The day, 30th November, throughout this old world of ours, Scotsmen gather to celebrate St. Andrew’s Day. Why? Because, of course, St Andrew is the Patron Saint of Scotland. But how many know about him & how come he game to be so honoured.
Andrew was a Jew. He lived in Israel on the shores of Galillee. He was a fisherman. He was one of the 12 men called the Disciples., whom Jesus chose to live close to Him for 3 years. He promised to make them “fishers of men”. After the crucifixion, Andrew preached the faith of Jesus Christ in Asia Minor., along the south coast of the Black Sea & in Greece. The Hebrew authorities killed him on the sands of Patras on the south shore of the Gulf of Corinth, on a cross in mockery of his faith. Andrew only asked he should die on a slanting cross, as he considered he was not worthy of one that which had borne his Lord. He actually ran to meet his death. A slanting cross, white on a blue background, then became the sign by which pictures & statutes of him could be known to those who could not read. When Greece became Christain, Andrew was chosen to become Patron Saint of Patras. Greece, as Israel & Scotland, has rugged mountains which close in around the harbours of the fishing boats. Fish, the harvest of the sea, means health & St Andrew became honoured as the Patron Saint of fishermen.
Some hundreds of years later, when Christianity was finally recognised throughout the Roman Empire, a monk called Regulus had been preaching Christainity to the Scots & was having a hard time to make any headway. On a journey to Israel for rest & refreshment, he saw in Constantinople the coffin of St. Andrew. He thought if he could show the dour Scots some definite signs that the Disciples had been real men, they would surely would believe. He took some Christain relics back to Scotland & his efforts were more successful. In the 8th Century, Andrew was finally accepted as the Patron Saint of Scotland & his white slanting cross on a blue background was the proud flag of Scotland. With the Union of the Kingdoms in the 17th Century, St. Andrew’s Cross became the basis of the three crosses which, being united, form the present day Union Jack.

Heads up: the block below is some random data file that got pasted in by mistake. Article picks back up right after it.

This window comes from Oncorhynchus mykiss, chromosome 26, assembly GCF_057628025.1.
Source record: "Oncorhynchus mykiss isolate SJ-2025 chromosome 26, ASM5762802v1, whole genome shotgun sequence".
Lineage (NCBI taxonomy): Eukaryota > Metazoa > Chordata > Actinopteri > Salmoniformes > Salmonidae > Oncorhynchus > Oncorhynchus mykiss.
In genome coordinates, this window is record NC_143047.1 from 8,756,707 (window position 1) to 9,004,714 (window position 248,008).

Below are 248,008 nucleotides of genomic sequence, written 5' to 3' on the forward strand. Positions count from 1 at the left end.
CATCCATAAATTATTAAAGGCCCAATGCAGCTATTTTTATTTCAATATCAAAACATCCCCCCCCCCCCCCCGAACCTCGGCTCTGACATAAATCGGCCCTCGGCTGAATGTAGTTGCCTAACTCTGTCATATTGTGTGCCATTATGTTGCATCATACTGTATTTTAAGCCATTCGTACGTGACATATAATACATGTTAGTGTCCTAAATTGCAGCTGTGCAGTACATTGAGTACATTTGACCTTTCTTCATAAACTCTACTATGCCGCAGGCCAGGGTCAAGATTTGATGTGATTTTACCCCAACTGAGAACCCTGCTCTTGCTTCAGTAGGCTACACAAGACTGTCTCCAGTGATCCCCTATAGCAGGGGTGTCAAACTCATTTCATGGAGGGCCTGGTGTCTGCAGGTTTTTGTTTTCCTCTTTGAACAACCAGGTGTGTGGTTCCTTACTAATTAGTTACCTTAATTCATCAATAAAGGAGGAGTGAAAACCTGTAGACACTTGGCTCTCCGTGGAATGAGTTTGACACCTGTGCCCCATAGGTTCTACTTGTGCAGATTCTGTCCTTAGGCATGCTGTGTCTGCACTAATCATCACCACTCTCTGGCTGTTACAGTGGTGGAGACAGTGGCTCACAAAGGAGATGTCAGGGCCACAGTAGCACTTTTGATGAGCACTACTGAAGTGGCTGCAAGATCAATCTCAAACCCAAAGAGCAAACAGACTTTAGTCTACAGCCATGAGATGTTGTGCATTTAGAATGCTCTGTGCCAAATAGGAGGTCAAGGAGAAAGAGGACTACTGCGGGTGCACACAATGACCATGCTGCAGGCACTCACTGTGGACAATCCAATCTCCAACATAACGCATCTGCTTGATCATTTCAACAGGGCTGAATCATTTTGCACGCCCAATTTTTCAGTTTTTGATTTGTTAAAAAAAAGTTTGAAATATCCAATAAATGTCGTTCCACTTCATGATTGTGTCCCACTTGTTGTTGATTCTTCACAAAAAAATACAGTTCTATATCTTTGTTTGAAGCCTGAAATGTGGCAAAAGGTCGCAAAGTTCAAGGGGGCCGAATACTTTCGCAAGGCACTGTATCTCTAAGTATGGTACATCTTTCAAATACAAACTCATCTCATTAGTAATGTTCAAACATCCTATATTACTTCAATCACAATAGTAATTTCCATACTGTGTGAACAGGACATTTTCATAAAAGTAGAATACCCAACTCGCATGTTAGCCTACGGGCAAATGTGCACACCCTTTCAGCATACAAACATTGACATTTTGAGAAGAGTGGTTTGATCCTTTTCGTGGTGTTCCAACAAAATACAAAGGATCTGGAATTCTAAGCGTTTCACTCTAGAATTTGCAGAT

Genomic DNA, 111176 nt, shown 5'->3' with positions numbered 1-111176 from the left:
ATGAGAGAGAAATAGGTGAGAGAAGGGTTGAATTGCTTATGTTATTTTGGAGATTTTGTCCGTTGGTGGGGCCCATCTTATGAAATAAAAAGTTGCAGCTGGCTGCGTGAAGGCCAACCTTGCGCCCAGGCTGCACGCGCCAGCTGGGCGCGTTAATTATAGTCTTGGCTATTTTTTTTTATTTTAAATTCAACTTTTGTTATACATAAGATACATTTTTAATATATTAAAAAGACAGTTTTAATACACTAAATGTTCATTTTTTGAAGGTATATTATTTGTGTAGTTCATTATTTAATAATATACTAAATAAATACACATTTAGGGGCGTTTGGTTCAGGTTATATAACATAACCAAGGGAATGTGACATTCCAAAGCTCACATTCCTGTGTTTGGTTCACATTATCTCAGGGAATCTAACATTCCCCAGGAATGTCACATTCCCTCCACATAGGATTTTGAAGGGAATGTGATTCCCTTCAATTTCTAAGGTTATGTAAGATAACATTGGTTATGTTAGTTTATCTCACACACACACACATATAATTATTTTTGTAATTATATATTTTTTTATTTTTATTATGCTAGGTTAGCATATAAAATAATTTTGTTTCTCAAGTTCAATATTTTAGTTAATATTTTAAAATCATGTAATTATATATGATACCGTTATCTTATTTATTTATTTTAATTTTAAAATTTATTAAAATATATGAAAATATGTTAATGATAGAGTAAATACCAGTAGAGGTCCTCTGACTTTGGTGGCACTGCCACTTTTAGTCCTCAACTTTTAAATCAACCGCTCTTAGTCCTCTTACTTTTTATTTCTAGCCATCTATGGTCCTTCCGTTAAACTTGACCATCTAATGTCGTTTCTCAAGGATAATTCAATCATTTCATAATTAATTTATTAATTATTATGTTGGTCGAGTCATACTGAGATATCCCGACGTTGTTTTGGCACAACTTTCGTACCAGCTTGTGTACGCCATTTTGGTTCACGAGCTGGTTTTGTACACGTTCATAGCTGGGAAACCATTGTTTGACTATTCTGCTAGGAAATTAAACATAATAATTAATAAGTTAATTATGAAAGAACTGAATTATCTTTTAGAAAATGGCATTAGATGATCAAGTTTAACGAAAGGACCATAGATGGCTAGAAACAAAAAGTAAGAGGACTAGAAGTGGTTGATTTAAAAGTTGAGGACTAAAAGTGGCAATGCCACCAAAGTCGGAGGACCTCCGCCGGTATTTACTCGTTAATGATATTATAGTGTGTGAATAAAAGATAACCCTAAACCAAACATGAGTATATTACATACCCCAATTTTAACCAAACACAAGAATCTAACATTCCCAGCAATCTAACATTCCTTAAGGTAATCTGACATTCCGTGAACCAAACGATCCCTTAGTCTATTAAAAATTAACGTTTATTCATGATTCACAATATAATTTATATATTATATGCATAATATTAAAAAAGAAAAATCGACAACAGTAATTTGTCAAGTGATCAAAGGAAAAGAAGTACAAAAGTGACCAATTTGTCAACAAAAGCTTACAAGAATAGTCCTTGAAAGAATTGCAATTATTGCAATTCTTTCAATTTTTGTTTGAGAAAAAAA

In Fife, there is a township named after St. Andrew which has become world famous for fishing, education & sport, surely typical attributes of the Scottish race.
Cross of St. George. – George the soldier.
About 293 – 303 A.D.
The Christain faith spread throughout the Roman Empire, even to Britain. As Christains increased in numbers & influence, under some Emperors they were allowed to worship freely in their own way; under others, they were imprisoned, tortured, killed.
The authorities had reasons for the persecutions. According to the official heathen belief of the Romans, the security of the state depended on the favour of the “gods” & “goddesses” who would send good fortune in return for sacrifices, & calamity if they were neglected. One form of worship, the same for all, could unite the peoples of the widespread territories; the Emperor, as symbol of the unity of his dominions, was declared to be himself Divine; to refuse to scrifice to the Emperor was treason.
Those who already worshipped many “gods” could include others easily; perhaps those that protected the conquerors would be more powerful than there own. Christains refused. In all other ways they were law-abiding citizens; in time of peace their difference could be allowed; in time of war it could be seem treason within.